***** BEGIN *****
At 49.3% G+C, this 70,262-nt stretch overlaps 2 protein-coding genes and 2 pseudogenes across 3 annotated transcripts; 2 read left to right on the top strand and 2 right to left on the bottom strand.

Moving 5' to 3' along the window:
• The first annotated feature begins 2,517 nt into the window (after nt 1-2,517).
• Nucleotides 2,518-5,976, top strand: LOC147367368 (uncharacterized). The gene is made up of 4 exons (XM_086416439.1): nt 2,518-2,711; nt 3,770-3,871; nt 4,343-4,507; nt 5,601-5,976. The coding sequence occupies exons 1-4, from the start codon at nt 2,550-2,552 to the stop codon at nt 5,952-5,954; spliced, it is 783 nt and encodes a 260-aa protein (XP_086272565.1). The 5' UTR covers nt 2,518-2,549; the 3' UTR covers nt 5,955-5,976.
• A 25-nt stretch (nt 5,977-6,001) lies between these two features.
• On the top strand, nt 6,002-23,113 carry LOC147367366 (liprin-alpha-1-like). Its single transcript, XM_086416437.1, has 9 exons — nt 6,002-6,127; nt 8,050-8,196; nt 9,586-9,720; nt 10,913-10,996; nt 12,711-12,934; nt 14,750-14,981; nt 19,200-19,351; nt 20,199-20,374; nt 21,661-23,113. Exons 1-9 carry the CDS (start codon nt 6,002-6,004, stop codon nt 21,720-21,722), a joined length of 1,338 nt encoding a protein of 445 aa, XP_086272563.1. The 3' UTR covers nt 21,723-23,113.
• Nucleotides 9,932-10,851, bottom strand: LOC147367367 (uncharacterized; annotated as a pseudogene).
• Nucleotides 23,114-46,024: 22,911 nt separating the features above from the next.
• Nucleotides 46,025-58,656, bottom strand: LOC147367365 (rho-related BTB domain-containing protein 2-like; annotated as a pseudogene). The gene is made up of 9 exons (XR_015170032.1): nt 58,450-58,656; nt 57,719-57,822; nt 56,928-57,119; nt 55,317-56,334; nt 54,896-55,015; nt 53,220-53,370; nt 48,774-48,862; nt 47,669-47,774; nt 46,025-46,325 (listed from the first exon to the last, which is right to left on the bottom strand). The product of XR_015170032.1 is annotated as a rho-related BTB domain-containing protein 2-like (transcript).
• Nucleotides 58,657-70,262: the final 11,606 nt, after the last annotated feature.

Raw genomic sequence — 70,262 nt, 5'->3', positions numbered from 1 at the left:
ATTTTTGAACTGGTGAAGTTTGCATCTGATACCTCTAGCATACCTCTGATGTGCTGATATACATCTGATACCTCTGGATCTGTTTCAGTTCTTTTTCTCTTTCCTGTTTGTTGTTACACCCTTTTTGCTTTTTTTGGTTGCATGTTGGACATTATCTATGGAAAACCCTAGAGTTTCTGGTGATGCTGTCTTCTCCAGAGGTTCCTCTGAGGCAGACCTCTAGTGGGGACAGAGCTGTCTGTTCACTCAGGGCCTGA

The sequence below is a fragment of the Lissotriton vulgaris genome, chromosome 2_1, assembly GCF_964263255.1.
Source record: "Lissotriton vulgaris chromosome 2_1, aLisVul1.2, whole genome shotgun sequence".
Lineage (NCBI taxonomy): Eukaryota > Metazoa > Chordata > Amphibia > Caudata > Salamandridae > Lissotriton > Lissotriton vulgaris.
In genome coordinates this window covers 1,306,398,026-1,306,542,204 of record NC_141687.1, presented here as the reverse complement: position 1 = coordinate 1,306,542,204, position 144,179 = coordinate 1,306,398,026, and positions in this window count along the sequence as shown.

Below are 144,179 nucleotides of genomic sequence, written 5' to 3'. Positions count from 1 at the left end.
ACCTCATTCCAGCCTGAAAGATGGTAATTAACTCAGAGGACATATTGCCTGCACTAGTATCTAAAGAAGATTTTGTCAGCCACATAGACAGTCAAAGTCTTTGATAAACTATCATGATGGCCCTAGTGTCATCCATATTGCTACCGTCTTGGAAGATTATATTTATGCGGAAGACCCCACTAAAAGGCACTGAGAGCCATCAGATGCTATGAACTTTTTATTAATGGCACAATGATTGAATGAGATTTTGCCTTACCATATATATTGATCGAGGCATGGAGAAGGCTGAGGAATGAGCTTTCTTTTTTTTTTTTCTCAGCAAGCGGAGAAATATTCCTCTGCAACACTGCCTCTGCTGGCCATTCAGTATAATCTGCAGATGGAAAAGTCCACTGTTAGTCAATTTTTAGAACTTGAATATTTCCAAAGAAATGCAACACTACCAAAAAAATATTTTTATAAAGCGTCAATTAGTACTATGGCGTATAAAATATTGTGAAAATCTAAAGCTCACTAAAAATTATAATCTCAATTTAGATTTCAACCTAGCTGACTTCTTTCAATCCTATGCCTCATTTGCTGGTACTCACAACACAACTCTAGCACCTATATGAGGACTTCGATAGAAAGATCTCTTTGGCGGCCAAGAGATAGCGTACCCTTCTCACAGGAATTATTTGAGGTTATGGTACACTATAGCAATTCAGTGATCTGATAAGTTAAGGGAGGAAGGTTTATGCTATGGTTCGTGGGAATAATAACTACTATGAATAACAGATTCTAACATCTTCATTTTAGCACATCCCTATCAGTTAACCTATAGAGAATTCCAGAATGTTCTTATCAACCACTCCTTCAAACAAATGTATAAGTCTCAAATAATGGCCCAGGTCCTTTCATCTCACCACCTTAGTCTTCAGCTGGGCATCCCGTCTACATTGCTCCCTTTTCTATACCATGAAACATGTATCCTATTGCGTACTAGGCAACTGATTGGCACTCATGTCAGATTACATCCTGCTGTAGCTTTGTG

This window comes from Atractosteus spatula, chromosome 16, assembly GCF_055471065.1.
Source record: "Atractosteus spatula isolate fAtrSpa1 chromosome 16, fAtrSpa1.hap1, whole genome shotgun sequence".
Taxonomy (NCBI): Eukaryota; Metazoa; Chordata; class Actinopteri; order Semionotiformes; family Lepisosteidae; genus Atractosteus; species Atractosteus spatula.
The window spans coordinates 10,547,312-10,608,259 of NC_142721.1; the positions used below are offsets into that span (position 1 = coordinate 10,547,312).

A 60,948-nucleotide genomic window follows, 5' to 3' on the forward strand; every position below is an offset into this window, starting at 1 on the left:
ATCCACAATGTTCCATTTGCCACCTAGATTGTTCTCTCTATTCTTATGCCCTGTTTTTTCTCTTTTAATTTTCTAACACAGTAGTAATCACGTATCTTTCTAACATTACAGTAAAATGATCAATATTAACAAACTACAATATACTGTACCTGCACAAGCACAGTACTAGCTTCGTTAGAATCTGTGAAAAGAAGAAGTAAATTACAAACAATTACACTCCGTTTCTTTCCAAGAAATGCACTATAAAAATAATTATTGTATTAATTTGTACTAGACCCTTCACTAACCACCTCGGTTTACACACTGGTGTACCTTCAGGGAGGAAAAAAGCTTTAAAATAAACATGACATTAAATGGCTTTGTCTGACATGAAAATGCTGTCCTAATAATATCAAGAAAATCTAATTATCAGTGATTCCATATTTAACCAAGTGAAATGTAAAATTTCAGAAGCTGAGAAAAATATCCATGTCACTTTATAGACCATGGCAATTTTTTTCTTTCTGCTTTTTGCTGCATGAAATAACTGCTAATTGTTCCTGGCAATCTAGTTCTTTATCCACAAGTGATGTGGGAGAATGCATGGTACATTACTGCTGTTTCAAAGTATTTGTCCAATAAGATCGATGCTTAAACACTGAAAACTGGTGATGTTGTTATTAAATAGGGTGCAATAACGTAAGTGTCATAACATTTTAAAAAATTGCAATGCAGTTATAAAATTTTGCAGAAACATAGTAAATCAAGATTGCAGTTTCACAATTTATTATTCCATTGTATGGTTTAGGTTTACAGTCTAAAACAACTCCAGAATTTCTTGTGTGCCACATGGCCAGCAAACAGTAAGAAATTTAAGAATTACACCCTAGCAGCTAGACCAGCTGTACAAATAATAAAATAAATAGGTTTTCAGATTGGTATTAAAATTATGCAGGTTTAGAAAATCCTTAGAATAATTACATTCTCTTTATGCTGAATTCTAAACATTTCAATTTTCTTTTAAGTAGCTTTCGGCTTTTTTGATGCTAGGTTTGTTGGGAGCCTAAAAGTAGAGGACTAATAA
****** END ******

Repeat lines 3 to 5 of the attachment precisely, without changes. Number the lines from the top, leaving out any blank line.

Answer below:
• The first annotated feature begins 2,517 nt into the window (after nt 1-2,517).
• Nucleotides 2,518-5,976, top strand: LOC147367368 (uncharacterized). The gene is made up of 4 exons (XM_086416439.1): nt 2,518-2,711; nt 3,770-3,871; nt 4,343-4,507; nt 5,601-5,976. The coding sequence occupies exons 1-4, from the start codon at nt 2,550-2,552 to the stop codon at nt 5,952-5,954; spliced, it is 783 nt and encodes a 260-aa protein (XP_086272565.1). The 5' UTR covers nt 2,518-2,549; the 3' UTR covers nt 5,955-5,976.
• A 25-nt stretch (nt 5,977-6,001) lies between these two features.